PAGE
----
Our graphene additives are remarkably strong, conductive and flexible in nature.
Research continues to find more applications for graphene nanoplatelets. While both graphenes and standard carbon black are made from carbon atoms, the unique shape and structure of graphenes provide a unique combination of properties and expand the range of possible applications.
Pristine graphene is a single layer of hexagonally bonded carbon atoms that, when stacked together, form graphite. Graphite is a very common allotrope of carbon that can be produced synthetically, but is also a natural mineral, which has been used for thousands of years for writing and has a large number of applications of its own. Single-layer graphenes were first isolated around 2004 and found to have a unique combination of properties:
- Higher electrical and thermal conductivity than copper
- 100 times the mechanical strength of steel
- Optical transparency when only a few layers thin
- Impermeability to any atom or molecule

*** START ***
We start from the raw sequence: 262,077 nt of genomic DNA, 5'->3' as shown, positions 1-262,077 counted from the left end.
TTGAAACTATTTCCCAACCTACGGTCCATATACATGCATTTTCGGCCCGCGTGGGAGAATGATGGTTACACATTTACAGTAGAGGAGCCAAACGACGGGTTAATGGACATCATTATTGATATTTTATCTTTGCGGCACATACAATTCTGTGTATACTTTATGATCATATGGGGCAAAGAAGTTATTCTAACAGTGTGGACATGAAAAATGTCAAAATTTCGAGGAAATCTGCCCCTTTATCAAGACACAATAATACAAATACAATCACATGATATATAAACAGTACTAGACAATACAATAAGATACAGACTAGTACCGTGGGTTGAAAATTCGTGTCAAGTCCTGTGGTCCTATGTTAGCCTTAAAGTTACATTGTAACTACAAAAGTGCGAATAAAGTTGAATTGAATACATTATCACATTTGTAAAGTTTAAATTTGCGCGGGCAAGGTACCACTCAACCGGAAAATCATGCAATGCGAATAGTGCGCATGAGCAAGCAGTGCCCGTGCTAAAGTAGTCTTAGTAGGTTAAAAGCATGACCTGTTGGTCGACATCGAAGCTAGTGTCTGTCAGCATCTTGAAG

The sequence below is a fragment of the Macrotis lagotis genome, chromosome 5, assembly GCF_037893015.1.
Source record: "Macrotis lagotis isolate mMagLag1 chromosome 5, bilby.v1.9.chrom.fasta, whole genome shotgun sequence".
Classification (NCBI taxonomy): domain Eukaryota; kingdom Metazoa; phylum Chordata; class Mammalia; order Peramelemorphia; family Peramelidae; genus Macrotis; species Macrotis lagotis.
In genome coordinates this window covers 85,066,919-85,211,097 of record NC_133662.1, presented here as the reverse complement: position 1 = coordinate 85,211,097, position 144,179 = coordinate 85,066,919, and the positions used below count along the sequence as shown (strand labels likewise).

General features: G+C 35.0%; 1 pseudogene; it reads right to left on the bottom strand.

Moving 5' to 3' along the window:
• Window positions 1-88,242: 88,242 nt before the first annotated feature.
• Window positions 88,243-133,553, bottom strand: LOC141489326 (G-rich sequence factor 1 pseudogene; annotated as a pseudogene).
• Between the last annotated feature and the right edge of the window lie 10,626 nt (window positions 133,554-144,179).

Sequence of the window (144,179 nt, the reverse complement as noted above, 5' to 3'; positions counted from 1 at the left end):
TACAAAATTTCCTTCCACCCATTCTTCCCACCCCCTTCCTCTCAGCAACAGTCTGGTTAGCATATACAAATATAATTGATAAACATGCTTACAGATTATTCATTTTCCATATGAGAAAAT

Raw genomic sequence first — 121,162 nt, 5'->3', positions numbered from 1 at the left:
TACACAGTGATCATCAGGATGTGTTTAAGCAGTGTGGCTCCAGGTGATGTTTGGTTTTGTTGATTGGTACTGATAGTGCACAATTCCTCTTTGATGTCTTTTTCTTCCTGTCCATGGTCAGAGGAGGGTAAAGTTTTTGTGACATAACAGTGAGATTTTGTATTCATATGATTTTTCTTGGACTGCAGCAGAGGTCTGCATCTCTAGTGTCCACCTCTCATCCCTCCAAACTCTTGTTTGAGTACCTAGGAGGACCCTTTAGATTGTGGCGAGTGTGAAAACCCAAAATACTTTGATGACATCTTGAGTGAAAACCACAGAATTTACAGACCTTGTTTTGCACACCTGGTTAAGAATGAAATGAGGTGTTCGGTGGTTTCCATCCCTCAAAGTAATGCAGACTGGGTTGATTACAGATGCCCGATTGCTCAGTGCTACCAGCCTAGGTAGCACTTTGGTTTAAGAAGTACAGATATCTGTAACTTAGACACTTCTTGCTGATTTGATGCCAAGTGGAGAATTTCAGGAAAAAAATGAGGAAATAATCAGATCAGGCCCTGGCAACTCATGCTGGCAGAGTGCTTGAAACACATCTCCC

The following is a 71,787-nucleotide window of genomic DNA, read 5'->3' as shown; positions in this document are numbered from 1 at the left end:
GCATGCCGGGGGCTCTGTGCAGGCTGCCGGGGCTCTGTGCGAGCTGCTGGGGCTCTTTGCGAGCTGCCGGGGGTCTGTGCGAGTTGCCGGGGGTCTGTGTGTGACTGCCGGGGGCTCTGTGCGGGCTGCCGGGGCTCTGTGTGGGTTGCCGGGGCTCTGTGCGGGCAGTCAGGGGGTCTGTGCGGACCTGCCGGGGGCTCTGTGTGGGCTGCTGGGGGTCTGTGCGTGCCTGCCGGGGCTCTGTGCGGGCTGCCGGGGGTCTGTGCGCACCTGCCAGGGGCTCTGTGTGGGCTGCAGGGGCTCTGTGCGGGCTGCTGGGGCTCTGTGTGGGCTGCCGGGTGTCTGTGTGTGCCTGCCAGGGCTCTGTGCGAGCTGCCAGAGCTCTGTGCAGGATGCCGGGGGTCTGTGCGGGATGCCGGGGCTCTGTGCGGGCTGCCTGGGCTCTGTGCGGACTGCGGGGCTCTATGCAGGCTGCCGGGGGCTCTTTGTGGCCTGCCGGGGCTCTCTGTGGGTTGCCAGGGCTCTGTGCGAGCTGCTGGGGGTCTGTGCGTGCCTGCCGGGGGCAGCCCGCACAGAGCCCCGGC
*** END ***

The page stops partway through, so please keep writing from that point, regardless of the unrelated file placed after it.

Graphene-based materials and graphenes are a family of industrial products produced using a variety of processes either from graphite or other precursors. These materials are typically a few-layered sheets of graphenes that are in the form of platelets and maintain some of the properties of pristine graphene (such as two-dimensional platelet shape, aspect ratio and graphitic bonding).
These materials can break trade-offs and are valuable additives to many applications, such as:
- Electrically conductive polymer compounds, composite materials, elastomers, coatings, battery electrodes and inks
- Mechanically reinforced structural composites, elastomers and polymer compounds
- Barrier films
- Thermally conductive polymer compounds, composite materials, elastomers and coatings
- Electromagnetic (EMI) shielding components
We are developing graphenes for a number of applications with selected collaborators and are interested in building a network of potential collaborators in both industry and academia to continue to advance our capabilities. If you are interested in using graphenes or are working in this area and would like to know more about our plans, please contact us.